When I was 18, I joined the Israeli Army. Right after basic training before we each were sent to serve our country we were sworn in a ceremony of oath of allegiance:
“I swear and pledge in which I am right to maintain loyalty to the State of Israel, its laws and its authorized authorities, to accept unconditionally and without reservation the yoke of discipline of the Israel Defense Forces, to obey all the orders and instructions given by the authorized commanders and to devote all my strength and even sacrifice my life for the defense of the homeland and the freedom of Israel”
We each got a bible to place our hand on, as we swore before G-d and our commanders. When we said the last sentence, the girl next to me started crying. I asked her what was wrong? She said that she just realized she promised that she will give her life if needed to protect Israel. She was sworn to do something she wasn’t sure she was willing to do. She was scared. At moments like this, we should realize that when we promise: we will do! It’s with the trust in G-d and the belief that his demands will be reasonable and in our best interest. Only that way we will have the strength to complete our oath when and if time comes to fulfil it.
This week Torah portion is Mishpatim – Laws, It is a perfect segway from last week Torah portion when we were inspired by the revelation on Mt. Sinai hearing the ten commandments and now, we are introduced to more practical laws we can apply to our daily life and reality.
It is towards the end of this Parasha in chapter 24 verse 3 when we read: “Moses came and told the people all of G-d’s words and all the laws. All the people responded with one voice and said, “We will do every word that G-d has spoken.”
Today marks 4 months since we were brutely attacked on October 7th in Israel and are mourning the continuous death toll of our soldiers and the suffering of our 137 hostages still being held in Gaza. The day we were attacked we responded: Nahase – we will do!
We acted immediately together, as one, to do all it takes to protect ourselves even if it meant for our soldiers to risk their lives for it.
The question is: how was it possible for us to be united, so long ago, with one voice, not long after we were slaves, to promise and commit to G-d, we will do all he says.
How is it possible we were so strong and united in our faith?
Last week I highlighted the word Echad mentioned in the prayer of the Shema. Shema Israel Adonai Eloeinu adoni echad – One. The word Echad can also create the word Yechud – Union – coming together.
The calling of Shema is a Mitzvah. Mitzvah can make the word tzavta – together – just like when two people come together in marriage.
So, in essence every time we call the Shema it’s as if we say an oath and renew our vows with G-d.
This week I would like to shine light on an important word that appears in Mispatim: The word Brit! This word is essential to understand how we were and still are united with G-d. the book of the covenant, Sefer ha-Brit starts from the book of Bereshit and ends in Mishpatim. In Bereshit (Exodus) we read about creation – Beriha and end here with the word Brit.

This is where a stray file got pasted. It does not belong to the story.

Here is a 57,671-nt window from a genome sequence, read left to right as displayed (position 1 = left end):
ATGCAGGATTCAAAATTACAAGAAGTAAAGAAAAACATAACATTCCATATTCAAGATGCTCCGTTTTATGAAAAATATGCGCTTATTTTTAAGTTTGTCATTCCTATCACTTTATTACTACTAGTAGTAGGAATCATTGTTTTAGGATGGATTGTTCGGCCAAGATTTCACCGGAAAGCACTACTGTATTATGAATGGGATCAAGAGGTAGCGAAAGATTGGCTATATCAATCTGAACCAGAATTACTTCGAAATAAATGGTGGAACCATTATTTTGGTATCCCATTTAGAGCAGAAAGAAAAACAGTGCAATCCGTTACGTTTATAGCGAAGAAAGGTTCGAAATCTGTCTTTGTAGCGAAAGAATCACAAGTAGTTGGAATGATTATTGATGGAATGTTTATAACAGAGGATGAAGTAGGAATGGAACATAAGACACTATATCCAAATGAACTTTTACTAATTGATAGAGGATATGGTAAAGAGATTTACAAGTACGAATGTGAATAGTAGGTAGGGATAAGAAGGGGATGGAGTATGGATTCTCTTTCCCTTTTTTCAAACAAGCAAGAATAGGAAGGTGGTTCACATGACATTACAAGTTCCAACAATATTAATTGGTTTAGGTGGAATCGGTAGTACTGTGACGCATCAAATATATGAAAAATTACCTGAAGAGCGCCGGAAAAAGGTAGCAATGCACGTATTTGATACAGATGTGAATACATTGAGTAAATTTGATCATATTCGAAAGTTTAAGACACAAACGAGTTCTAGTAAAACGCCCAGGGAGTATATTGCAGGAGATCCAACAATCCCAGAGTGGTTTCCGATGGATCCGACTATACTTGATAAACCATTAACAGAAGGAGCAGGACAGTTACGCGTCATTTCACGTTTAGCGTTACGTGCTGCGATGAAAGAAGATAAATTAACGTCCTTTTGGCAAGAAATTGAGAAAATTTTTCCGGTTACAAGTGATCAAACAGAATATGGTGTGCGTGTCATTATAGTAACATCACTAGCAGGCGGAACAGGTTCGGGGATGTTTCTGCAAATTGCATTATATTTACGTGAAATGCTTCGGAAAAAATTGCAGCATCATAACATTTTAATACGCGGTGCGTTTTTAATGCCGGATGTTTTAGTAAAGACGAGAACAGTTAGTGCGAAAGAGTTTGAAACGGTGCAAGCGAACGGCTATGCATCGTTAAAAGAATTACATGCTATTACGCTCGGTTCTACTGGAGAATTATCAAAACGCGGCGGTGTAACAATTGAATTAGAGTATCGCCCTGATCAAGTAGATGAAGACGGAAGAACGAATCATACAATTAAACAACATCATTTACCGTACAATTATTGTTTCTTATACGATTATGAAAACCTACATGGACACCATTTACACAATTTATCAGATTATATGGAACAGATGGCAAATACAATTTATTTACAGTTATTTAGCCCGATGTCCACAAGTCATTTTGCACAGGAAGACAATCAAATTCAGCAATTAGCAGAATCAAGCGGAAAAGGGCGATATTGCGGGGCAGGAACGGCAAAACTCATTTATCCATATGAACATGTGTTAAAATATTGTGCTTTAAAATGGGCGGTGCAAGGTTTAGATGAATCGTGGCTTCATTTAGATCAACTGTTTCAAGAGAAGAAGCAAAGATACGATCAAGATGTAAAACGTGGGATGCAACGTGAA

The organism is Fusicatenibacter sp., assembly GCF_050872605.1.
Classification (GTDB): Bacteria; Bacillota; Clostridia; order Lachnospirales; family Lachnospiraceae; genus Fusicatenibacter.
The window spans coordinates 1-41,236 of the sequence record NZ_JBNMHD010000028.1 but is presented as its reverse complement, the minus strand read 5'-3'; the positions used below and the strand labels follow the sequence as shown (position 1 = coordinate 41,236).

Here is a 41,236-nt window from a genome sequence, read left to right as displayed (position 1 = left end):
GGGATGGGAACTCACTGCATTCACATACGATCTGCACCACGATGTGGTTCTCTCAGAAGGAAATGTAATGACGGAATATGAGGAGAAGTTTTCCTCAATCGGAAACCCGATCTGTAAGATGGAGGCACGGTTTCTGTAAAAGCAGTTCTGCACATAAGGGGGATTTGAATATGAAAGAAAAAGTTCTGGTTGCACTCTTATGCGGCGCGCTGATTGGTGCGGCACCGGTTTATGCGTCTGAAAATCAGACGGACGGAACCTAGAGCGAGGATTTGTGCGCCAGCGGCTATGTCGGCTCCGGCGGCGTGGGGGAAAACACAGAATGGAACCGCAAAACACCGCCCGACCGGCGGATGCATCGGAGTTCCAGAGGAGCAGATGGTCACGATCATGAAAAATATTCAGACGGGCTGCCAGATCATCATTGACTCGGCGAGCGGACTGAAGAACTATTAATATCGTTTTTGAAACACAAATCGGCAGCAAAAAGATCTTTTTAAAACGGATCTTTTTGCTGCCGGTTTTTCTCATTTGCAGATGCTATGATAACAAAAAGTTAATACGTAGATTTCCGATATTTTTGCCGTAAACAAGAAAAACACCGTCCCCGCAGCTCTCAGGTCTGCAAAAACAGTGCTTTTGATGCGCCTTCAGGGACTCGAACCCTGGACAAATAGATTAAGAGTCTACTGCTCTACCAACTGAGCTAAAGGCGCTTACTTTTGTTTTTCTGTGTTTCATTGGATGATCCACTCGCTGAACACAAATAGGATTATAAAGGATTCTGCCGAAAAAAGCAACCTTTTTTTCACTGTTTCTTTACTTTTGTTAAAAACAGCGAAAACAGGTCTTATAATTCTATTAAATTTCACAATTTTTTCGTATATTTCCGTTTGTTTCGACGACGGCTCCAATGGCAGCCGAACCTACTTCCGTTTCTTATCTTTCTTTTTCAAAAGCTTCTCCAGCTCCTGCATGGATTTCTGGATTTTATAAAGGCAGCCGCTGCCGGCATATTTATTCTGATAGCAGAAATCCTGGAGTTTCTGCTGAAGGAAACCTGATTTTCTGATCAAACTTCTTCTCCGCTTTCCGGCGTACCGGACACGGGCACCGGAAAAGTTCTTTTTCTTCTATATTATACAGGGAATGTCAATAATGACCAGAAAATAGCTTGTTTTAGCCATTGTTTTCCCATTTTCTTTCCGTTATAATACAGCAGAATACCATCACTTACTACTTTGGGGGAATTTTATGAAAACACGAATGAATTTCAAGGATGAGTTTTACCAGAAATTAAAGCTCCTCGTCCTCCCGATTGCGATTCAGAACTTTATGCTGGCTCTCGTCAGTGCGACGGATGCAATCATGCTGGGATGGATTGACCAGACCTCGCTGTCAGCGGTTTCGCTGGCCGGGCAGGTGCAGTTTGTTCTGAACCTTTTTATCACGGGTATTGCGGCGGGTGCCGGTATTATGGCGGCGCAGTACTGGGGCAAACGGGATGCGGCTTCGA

The next verses give an insight to what happened for our unity to be possible so early through the process of making an oath.
Verses 4-8 we read: And Moses wrote all the words of the Lord, and he arose in the morning and built an alter (Mizbeach) at the foot of the mountain and twelve monuments for the twelve tribes of Israel.
And he sent the youth of the children of Israel, and they offered up burnet offerings (Korbanot), and they slaughtered peace offering to the Lord, bulls.
And Moses took half of the blood (Dam) and put it into the basins, and half of the blood he cast onto the altar.
And he took the book of the Covenant (Brit) and read it within the hearing of the people, and they said” All that the Lord spoke we will do and we will hear.”
And Moses took the blood and sprinkled it on the people, and he said, “Behold the blood of the covenant, which the Lord has formed with you concerning these words.”
Covenant is Hebrew is Brit. What is Brit? Brit is Kesher! Connection!
G-d is the broom, Israel is the bride. Moshes is the match maker and the ring is the torah. The two sides make a brit with the will and understanding that we will even give our Nefesh for it – it is considered – mesirut nefesh: It reflect how much we care and what we are willing to do and sacrifice to keep it alive.
we make sacrifices for love. That is what the word Korban means, to give an offering – le- it- karev – in order to get closer.
In Mishpatim we read about the Brit of Nahase venishma. It was a Brit Dam: an agreement sealed in blood. Just like in Brit Milah (Bris)
Moses took half of the blood from the sacrifice and throw it on the Israelites and half on the alter – Mizbeah so the Brit Dam it equal between the two sides – 50%/50%.
It is not an easy task to say: “I will do” even before one understand. It’s as if we say: “I have faith in G-d even if I am scared from the unknown to lead me in the right path”.
The Israelites could have responded differently and say: “we will try to understand and if we are persuaded, we will then and only then do what we are told”
Instead, they chose to believe that G-d who took them out of Egypt, made miracles and used all his powers to help them, cares for them and will always do the best by them.
Protecting what we care about most can be very costly at times, we need to give our 50% for G-d to match his 50%. That’s is how covenant works. It’s a two-sided agreement. Many years after revelation, we now understand the value of the land of Israel and the value keeps increasing. Now it’s time for the rest of the world to see and understand the value of Israel. I pray they will do what is needed. And let us say Amen!
Beth Moshe Congregation is filled with generations of South Florida families with roots and traditional values.